Socioeconomic stress could have a major impact on black young adults’ heart health, according to a new study published in the Journal of the American Heart Association.
While death and morbidity due to cardiovascular disease (CVD) have been declining steadily in the United States for years, lead researcher Gregory E. Miller, PhD, and his team explained in their study that some populations—notably black youth whose families struggled during the 2007-2009 “Great Recession”—have actually seen an increase in risk of CVD and metabolic syndrome (MetS). According to Miller’s research, black teens who saw significant financial downturn during the recession had higher rates of MetS five years after the fact.
Miller and co-authors drew a sample of 328 young adults from the SHAPE (Strong African American Families Healthy Adult Panel) study, all of whom lived in rural Georgia and were of different socioeconomic statuses. The SHAPE study had been tracking the children since they were 11 years old; they experienced the recession as teens, at ages 16 or 17.
According to the study, 60 percent of the teenagers’ families experienced serious economic instability in the years following the recession. That percentage includes families who began as steady, low-income earners and dropped into poverty after the recession, as well as families who had already been below the poverty line and fell into more dire conditions. Around 40 percent of families were unaffected, Miller wrote, remaining “stably lower income.”
Miller and his team used a set of objective and subjective data to characterize each teenager’s experience during the recession retrospectively, ranging from income statistics to questions about making ends meet. When the subjects turned 25 years old, a phlebotomist visited each individual’s home to take a blood sample and test each participant for MetS and CVD risks, more than five years after the recession hit their families.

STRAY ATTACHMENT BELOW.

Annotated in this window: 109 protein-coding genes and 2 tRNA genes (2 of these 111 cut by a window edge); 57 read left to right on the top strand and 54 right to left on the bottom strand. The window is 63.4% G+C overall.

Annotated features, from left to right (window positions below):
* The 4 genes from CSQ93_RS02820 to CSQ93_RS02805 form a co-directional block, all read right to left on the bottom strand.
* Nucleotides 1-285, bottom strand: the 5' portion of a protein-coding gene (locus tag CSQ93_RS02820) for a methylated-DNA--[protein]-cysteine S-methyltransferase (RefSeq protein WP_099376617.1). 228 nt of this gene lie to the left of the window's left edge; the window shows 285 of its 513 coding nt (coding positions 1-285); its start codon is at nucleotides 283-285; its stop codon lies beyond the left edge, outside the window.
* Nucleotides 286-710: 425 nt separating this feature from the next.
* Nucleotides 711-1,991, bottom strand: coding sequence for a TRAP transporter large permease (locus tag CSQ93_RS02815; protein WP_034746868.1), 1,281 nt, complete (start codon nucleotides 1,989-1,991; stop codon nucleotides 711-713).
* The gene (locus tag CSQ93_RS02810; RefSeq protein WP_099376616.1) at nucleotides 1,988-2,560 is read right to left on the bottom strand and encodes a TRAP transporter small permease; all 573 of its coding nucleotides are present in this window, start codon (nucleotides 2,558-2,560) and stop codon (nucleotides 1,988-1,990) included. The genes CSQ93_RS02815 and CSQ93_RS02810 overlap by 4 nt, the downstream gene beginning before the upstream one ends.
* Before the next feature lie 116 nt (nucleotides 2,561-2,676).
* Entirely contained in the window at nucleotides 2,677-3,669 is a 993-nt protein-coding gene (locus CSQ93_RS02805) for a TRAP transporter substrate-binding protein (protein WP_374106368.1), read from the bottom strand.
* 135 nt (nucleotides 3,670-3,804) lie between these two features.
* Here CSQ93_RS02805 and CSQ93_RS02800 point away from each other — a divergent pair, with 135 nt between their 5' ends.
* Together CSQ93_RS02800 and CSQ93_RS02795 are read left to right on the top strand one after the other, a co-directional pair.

Previous studies have determined older adults are at increased risk for cardiovascular events during economic downturns, but no conclusive evidence has been found showing young adults experience the same stresses and increased cardiometabolic risk, Miller and co-authors wrote. Their research showed 18.6 percent of all 25-year-olds examined tested positive for metabolic syndrome as defined by the International Diabetes Federation, and those rates were higher in the “deepening poverty” and “downward mobility” subgroups, at 27.5 percent and 21.8 percent, respectively. These numbers were higher than in the “stable low-income” group, which had a MetS prevalence of 10.4 percent.
According to the study, risk of CVD and MetS increased linearly with financial stress. The rate of MetS in young adults who experienced deepening poverty during the recession is around 50 percent higher than in the greater American population of twentysomethings, Miller wrote, citing the National Health and Nutrition Examination Survey.
“This article’s findings are unique in suggesting that larger macroeconomic conditions also have implications for the cardiometabolic health of young people making the transition to adulthood,” Miller and co-authors wrote in the paper. “If these disparities in cardiometabolic risk persist, these young adults will likely show disproportionately high rates of CVD morbidity and mortality in the coming decades, accentuating the already pronounced health inequities present in disadvantaged black communities in the rural Southeast.”